Seong-Jin Cho explores the Baroque through lens of ‘The Handel Project’

Experience counts in just about everything, and that includes piano competitions. By the time that Seong-Jin Cho appeared at the 2015 Chopin International Competition in Warsaw, the Korean-born pianist had won awards in two previous contests, so he knew what to expect.

Perhaps even more important, he had already performed 50 concerts alone in 2010 when he was 16 as part of the prizes from a Japanese competition. “I got to know what the life of pianist looked like,” he said. “I like traveling, and I like performing for audiences around the world, so ever since then, I wanted to build my career in Europe and also in America.”

His victory at the Chopin competition solidified his place on the international classical scene, and it set off a series of events that boosted his career even more. In January 2016, he signed an exclusive contract with the prestigious Deutsche Grammophon label, and a year later, he debuted with the conductor Sir Simon Rattle and the Berlin Philharmonic as a substitute for Lang Lang on an Asian tour. “I think that helped a lot,” he said. “Since 2017, my career has gone much better and smoother, especially in Germany.”

Cho will make his first appearance May 21 on the Symphony Center Presents Piano Series, and he is set to return Feb. 8 and 10, 2024, for his debut with the Chicago Symphony Orchestra, joining guest conductor Gemma New in Beethoven’s Piano Concerto No. 3. Cho made his Chicago recital debut in 2018 as part of the University of Chicago Presents series. “Cho clearly possesses a world-class technique, polished to a high sheen,” wrote Lawrence A. Johnson in the Chicago Classical Review of that concert. “His arsenal is complete and unassailable, the pianist vaulting through some of the most technically demanding repertoire with guns blazing and nary a slip. Friday’s concert offered about as thrilling a display of sheer powerhouse keyboard bravura as one is ever likely to encounter.”

Like many other children in his native South Korea, where classical music has become popular in recent decades, Cho began taking piano lessons when he was 6. At the time, he said, learning an instrument was “normal and fashionable,” nothing unusual, but what was different was his facility for piano and his dedication to it. “I like playing the piano and listening to music, and I kind of became serious,” he said. He gave his first public recital when he was 11 and became the youngest-ever winner of Japan’s Hamamatsu International Piano Competition four years later.

When he was 18 years old, the pianist moved to France for further studies at the Paris Conservatoire for five years, where he was still a student when won the Chopin Competition. He has remained in Europe since and now resides in Berlin. “I visited for the first time in 2016,” he said of the German capital. “I had two friends here, and I liked the lifestyle here. It was much cheaper than Paris, and the classical scene is so important here. I just liked the vibe.”

Cho regularly performs with many of the world’s top orchestras, and including recent tours with ensembles such as the London Symphony Orchestra and Dresden Staatskapelle. From May 9 through 18, he will embark on a German and Italian tour with the London-based Academy of St. Martin in the Fields, which will not have a conductor for these concerts. “I’m looking forward to it, because we can be more communicative — more like chamber music,” he said. “I think the rehearsal process will be very important.”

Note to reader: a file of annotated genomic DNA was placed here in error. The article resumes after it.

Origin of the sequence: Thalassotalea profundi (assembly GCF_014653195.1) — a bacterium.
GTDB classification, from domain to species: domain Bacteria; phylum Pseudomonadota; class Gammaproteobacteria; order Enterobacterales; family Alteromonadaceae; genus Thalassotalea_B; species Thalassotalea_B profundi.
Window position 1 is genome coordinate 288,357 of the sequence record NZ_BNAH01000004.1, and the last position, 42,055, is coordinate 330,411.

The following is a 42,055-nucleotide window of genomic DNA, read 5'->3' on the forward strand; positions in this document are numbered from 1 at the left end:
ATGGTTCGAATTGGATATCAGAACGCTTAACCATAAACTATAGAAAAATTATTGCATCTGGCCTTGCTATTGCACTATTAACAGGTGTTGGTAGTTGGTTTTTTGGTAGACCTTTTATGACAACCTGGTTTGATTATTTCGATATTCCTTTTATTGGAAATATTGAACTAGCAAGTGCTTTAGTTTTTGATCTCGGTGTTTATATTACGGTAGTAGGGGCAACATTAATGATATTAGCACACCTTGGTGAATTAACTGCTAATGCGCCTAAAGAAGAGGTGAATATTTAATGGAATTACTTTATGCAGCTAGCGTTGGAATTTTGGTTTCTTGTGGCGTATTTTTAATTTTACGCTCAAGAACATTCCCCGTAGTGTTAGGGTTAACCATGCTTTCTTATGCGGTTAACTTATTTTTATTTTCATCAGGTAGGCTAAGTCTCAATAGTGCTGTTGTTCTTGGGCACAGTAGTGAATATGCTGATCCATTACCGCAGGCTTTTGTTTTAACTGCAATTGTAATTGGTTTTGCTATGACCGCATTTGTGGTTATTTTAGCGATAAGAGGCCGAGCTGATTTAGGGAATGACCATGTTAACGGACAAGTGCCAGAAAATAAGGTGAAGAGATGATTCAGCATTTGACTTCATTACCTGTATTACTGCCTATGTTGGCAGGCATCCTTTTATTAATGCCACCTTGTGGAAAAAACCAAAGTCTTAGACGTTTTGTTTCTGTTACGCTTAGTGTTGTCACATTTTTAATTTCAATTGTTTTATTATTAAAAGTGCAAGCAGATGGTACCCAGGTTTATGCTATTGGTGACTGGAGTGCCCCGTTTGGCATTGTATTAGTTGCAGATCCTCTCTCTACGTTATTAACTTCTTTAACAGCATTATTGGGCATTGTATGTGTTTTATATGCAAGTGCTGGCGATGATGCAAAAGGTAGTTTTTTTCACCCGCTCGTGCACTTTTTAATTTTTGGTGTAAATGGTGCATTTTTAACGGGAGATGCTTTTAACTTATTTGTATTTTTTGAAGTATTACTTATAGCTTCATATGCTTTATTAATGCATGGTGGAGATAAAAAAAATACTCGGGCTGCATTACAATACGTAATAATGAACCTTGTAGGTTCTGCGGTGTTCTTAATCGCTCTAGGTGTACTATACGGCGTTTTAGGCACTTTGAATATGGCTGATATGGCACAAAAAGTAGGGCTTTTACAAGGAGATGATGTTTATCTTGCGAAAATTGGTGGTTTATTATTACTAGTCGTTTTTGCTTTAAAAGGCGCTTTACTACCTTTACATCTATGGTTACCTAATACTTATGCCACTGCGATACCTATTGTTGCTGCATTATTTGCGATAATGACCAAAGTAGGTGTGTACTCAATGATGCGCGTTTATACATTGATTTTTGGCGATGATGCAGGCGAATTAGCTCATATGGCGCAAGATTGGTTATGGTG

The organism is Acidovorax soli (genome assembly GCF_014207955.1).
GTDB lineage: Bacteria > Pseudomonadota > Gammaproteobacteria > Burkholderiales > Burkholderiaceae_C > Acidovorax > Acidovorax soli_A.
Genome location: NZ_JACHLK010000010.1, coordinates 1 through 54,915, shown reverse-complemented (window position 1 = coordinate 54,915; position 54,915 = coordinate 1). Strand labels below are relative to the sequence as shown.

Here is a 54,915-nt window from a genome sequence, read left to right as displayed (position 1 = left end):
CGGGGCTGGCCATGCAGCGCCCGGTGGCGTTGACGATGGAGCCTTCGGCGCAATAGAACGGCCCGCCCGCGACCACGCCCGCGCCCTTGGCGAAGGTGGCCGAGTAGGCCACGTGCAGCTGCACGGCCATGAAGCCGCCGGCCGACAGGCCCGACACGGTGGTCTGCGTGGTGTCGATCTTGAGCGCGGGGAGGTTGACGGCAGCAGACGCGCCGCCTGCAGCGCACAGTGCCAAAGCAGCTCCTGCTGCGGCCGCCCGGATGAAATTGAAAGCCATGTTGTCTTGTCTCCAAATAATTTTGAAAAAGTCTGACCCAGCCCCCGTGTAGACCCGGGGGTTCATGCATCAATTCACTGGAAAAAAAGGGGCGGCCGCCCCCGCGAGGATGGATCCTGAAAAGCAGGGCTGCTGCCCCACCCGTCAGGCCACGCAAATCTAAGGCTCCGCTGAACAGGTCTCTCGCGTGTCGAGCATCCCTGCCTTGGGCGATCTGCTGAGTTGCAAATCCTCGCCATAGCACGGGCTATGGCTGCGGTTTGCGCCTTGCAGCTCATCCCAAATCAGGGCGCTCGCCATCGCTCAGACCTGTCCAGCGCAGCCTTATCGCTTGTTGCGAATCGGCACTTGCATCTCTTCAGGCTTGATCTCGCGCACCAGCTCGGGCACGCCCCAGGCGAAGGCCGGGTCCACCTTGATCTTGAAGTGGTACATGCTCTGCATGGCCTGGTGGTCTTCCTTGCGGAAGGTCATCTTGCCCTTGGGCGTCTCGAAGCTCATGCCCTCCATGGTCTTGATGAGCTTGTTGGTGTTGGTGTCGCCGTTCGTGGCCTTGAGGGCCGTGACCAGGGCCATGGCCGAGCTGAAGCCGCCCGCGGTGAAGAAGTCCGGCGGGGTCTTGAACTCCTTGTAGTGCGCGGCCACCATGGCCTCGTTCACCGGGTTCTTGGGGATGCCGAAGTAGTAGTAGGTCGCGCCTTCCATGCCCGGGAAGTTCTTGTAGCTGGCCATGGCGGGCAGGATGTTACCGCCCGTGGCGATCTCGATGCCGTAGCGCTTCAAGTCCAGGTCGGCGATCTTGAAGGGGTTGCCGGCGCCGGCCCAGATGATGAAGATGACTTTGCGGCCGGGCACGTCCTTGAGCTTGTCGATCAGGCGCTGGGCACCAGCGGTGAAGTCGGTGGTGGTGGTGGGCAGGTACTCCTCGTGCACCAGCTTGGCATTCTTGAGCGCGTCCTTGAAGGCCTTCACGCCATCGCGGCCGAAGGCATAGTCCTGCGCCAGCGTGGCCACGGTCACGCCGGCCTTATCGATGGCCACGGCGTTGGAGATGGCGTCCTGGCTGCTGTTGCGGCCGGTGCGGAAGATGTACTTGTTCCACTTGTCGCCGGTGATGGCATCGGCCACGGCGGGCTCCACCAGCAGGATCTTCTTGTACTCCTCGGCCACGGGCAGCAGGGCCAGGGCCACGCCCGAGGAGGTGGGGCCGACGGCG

Cho’s most recent recording is “The Handel Project,” which was released in February. The celebrated Baroque composer is more typically associated with opera and oratorio than the keyboard, but Handel was a fine harpsichordist and an especially gifted organist. During the pandemic, Cho discovered Handel’s keyboard music via a recording by Sviatoslav Richter and Andrei Gavrilov. “I found it to be very beautiful and interesting and I was surprised that not so many people play that music on modern piano,” he said. “To me, it was very different than Bach. Bach is more intellectual. Handel’s music is from the heart for me and more melodic. So, it was easier to understand and follow than Bach’s music. Of course, I honor and admire Bach’s music but, to be honest, I thought I’m not so ready yet to perform Bach, so I wanted to begin with Handel.” The album includes three Handel Suites, as well as Johannes Brahms’ Variations and Fugue on a Theme by Handel, Op. 24.

Cho’s May 21 recital draws in part from “The Handel Project,” with its inclusion of the Handel Suite No. 5 in E Major, HWV 430, and Brahms’ Handel Variations. Filling out the program are four other works by Brahms, as well as Robert Schumann’s Symphonic Etudes, Op. 13, and the Chaconne by Sofia Gubaidulina, one of the most world’s most respected living composers. Born in the Soviet Union 91 years ago, she has lived in Hamburg, Germany, since 1992. The Chaconne (1962) was one of her first works to gain a following in the West.

“All the music has some similarities, and there are connections,” Cho said. “Gubaidulina’s Chaconne is totally different from Bach, but it is a Bach form of music and has [a set of] variations and a very clear structure. I thought it would be very nice surprise right after the Handel.” In addition to the Chaconne and Handel Variations, variations are also a key part of the Etudes. “Their relationship is very special,” Cho said of Brahms and Schumann, “so I wanted to include the [four selections from] Brahms’ Klavierstücke [Piano Pieces], Op. 76, as a kind of warm-up to the Symphonic Etudes. And they have a similar atmosphere, which is dark, and something romantic and deep.”

For Cho, assembling a recital program is both challenging and rewarding. “It’s so fun because there is so much repertoire for the piano and endless options. So I think I’m very fortunate, compared to other instrumentalists.”